College Board reverts to a 1600-point scale for the SAT

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Out with the old, in with the new. Photo </a><figcaption id=Out with the old, in with the new. Photo by Asia Acevedo.

The College Board recently announced that it is revamping its test format to more closely match that of the high school curriculum and making it similar to its competitor, the ACT. According to The New York Times, the SAT, once the most common college placement exam, had 1.7 million test takers in 2012, as opposed to the ACT’s 1.8 million.

David Coleman, the College Board president, was instrumental in the creation of the Common Core standards that are taking over NYC public schools. He came to the SAT board in 2012, immediately expressed dissatisfaction with the current exam, and proposed changes. He states that basing the test off of the high school curriculum will give low-income students more of an advantage because they are typically unable to afford extensive test prep courses.

Senior Mateusz Bruszewski agrees, stating, “It will be easier and less stressful, but will also cause more competition between students. Students will not have to worry about memorizing vocabulary or writing an essay.”

The revamped SAT will last three hours as opposed to the original four and will return to the 1600-point scale. A proponent of the old test, senior Rafal Chudzik states, “Long tests build endurance and shortening the exams are not beneficial for students when colleges put emphasis on testing.”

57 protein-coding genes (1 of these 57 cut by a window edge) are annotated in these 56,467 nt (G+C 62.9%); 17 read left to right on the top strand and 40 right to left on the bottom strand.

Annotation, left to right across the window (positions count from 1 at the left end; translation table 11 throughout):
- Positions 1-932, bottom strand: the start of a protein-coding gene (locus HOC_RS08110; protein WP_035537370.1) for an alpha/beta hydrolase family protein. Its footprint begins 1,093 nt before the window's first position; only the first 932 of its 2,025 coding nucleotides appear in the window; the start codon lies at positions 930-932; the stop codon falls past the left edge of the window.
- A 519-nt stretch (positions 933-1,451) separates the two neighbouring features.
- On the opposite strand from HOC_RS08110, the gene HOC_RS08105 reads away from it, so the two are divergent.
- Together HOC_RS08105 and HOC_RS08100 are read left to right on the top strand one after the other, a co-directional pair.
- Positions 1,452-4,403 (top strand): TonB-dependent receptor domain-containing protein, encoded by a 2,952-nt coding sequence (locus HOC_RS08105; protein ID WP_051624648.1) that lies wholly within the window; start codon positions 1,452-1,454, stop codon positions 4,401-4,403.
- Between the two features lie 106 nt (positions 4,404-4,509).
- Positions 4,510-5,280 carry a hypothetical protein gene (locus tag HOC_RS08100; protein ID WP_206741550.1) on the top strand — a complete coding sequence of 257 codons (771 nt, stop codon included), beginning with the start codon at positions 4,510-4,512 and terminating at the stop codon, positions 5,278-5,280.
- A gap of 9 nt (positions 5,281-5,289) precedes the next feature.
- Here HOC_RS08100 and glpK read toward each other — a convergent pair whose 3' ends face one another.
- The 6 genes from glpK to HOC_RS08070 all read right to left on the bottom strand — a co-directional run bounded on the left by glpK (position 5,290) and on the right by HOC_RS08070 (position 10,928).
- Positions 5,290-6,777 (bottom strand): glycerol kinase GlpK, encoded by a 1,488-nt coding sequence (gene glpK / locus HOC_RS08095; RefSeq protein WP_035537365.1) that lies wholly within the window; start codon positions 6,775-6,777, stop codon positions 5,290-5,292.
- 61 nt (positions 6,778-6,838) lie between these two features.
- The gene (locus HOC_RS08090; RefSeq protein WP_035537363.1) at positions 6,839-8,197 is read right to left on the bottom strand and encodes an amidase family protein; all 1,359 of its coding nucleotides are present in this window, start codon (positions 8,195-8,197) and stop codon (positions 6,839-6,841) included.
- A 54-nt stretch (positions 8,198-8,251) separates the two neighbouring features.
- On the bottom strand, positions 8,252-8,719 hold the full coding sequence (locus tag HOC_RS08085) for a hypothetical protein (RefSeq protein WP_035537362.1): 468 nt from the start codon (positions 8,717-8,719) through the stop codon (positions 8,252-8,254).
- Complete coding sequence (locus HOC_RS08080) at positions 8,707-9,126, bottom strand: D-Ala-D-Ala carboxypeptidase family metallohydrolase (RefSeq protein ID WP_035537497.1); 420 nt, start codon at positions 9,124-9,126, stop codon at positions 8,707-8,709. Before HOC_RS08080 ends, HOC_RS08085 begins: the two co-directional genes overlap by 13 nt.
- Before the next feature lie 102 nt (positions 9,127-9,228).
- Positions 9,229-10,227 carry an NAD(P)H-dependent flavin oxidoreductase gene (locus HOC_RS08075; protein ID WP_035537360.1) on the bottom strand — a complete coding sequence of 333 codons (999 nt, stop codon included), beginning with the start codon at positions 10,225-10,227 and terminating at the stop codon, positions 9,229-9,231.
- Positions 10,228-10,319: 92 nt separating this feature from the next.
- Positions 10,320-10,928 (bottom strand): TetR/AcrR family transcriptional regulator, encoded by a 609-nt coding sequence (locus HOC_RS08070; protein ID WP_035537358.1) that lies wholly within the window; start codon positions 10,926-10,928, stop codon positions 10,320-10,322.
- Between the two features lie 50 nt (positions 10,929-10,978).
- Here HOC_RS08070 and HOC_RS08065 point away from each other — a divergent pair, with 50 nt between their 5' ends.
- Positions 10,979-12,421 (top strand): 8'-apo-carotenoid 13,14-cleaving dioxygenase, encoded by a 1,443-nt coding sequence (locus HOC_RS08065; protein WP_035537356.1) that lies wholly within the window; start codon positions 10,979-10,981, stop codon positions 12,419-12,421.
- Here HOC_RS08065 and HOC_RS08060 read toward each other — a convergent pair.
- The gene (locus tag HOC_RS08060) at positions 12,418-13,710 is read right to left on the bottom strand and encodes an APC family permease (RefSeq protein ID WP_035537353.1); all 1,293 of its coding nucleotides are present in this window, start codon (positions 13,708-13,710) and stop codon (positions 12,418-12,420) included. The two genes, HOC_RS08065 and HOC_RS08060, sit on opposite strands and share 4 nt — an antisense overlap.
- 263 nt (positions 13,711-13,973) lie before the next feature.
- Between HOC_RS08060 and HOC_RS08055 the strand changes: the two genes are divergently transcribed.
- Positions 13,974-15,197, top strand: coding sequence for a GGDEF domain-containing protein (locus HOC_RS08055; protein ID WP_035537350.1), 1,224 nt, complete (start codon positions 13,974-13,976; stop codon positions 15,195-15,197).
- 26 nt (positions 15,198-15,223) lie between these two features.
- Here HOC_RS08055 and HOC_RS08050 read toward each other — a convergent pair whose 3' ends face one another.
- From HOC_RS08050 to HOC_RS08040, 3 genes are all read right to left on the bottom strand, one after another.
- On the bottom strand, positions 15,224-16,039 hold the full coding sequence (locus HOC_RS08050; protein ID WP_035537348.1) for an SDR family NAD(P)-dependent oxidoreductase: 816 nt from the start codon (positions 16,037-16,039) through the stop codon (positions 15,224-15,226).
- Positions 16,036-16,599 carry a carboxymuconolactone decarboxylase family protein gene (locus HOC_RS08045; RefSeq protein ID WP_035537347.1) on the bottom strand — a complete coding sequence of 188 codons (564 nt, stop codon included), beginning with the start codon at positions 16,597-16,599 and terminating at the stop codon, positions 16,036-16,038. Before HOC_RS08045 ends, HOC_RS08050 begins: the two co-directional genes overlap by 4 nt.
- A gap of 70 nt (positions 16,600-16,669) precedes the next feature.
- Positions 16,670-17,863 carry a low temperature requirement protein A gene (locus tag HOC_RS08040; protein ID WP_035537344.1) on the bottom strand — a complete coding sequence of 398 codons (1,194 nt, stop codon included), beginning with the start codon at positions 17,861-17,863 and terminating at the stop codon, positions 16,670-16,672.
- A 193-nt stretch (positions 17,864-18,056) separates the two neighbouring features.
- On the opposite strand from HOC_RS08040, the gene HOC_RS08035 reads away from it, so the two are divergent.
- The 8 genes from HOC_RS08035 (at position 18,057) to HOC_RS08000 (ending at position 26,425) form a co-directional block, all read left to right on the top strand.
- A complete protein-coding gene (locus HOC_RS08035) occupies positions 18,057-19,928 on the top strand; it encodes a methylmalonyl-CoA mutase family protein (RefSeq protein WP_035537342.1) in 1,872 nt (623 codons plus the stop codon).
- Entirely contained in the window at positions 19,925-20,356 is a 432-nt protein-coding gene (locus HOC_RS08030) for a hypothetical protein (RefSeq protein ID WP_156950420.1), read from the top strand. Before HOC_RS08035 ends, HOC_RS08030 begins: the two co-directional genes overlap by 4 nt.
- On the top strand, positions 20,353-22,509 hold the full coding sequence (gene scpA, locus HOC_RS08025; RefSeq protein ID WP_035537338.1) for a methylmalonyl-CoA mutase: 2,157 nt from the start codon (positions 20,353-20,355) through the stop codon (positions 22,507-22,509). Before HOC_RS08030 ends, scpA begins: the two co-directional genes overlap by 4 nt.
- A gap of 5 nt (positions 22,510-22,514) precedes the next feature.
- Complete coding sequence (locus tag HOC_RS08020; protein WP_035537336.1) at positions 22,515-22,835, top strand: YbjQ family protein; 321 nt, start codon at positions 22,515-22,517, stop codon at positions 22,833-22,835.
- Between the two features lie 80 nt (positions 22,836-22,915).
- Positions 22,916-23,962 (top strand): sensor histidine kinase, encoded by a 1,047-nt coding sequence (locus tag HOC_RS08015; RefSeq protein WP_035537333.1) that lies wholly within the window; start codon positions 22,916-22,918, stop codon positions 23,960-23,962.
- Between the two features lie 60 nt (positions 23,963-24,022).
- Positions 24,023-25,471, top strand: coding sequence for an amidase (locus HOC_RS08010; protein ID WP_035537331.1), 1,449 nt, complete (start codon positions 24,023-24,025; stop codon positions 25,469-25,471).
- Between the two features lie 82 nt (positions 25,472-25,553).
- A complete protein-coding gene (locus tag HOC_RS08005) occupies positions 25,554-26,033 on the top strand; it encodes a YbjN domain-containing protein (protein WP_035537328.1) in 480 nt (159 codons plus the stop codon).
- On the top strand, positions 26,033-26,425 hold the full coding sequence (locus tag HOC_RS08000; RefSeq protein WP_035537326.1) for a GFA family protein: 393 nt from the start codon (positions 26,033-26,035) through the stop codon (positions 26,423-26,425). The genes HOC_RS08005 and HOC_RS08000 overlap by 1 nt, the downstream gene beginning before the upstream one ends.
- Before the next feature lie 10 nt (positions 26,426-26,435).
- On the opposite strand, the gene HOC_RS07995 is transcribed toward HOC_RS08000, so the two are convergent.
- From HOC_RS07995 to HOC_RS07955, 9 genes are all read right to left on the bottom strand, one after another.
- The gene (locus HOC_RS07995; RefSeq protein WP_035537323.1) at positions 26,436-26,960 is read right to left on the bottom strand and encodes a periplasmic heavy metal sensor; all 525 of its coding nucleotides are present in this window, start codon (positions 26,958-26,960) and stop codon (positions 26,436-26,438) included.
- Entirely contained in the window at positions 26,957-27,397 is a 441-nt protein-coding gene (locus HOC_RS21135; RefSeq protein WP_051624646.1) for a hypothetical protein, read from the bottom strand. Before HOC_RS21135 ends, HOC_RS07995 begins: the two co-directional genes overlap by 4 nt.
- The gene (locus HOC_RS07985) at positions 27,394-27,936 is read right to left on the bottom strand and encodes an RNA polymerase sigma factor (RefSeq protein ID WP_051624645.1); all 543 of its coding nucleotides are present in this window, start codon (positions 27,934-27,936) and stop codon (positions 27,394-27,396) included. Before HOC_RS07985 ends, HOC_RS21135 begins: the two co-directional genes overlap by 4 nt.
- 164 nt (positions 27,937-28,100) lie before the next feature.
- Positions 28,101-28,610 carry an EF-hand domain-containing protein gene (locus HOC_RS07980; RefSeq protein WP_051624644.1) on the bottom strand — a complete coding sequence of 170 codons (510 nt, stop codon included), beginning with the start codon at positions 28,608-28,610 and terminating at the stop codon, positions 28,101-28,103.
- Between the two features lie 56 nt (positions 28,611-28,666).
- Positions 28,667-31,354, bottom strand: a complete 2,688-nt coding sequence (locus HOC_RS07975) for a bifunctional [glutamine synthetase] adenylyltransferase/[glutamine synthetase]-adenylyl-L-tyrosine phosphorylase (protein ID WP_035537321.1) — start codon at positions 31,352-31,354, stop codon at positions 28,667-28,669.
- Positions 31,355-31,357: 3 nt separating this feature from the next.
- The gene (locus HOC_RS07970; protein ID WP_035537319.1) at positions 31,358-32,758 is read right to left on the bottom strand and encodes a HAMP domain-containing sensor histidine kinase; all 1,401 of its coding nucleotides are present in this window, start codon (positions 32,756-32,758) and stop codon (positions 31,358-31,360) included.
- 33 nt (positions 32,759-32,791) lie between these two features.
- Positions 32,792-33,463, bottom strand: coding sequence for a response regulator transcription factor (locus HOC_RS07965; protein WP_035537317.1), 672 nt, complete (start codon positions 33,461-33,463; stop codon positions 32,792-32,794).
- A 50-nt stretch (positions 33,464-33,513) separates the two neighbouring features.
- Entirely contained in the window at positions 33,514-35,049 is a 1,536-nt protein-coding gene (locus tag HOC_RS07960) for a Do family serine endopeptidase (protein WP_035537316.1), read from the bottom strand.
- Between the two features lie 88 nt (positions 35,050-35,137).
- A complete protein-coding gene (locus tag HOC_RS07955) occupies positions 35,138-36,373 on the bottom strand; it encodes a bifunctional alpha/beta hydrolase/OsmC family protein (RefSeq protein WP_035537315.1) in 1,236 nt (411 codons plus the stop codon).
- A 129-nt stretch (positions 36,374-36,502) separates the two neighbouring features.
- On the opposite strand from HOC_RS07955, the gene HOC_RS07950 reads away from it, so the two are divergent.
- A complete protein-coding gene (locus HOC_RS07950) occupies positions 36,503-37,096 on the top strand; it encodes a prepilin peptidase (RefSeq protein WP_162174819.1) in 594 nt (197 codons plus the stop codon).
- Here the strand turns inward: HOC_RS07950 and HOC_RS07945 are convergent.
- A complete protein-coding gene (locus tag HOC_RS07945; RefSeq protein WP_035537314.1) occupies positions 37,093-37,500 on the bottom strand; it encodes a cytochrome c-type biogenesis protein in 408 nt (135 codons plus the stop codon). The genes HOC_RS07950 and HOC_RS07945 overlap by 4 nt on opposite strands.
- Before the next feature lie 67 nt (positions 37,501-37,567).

The optional essay section of the test will be an extra fifty minutes. Unlike the previous essay which asked for an opinion on an ambiguous quote or idea, this essay will be document-based, requiring evidence and the author’s stylistic elements to prove a point.

With the college admissions competition, guidance counselor Sara Skoda said, “I would still advise all of my students to take the essay because it will not hurt and give students an advantage.”

The math section will focus on a specific set of topics from the  high school math curriculum, such as real world problem solving, data analysis, and algebra. Calculators will not be allowed for some sections. This does not discourage freshman Anson Wu, who stated, “It should be easy. I mean, I think it’s just basic math.” Coleman’s reason for the change is that, “We are not interested in students just picking an answer but justifying their answers.”

Some say the test will get harder, while others believe that it will get easier. Guidance counselor Adrienne Nasser believes that “the new test will be better for students because it will be similar to the ACT, in which students tend to score higher.”

The SAT does not plan to add a science section to its exam, but the similarities between the two tests are evident.

There will no longer be a guessing penalty, a science passage will be incorporated into every reading section, and lastly, students will get to choose whether they want to write an essay.

Aside from that, Coleman proposed to radically alter the vocabulary portion of the reading sections.

These will include more common words that are used in college courses, and infamous SAT words such as “munificence,” “obstreperous,” and “pulchritude” will become a rarity.

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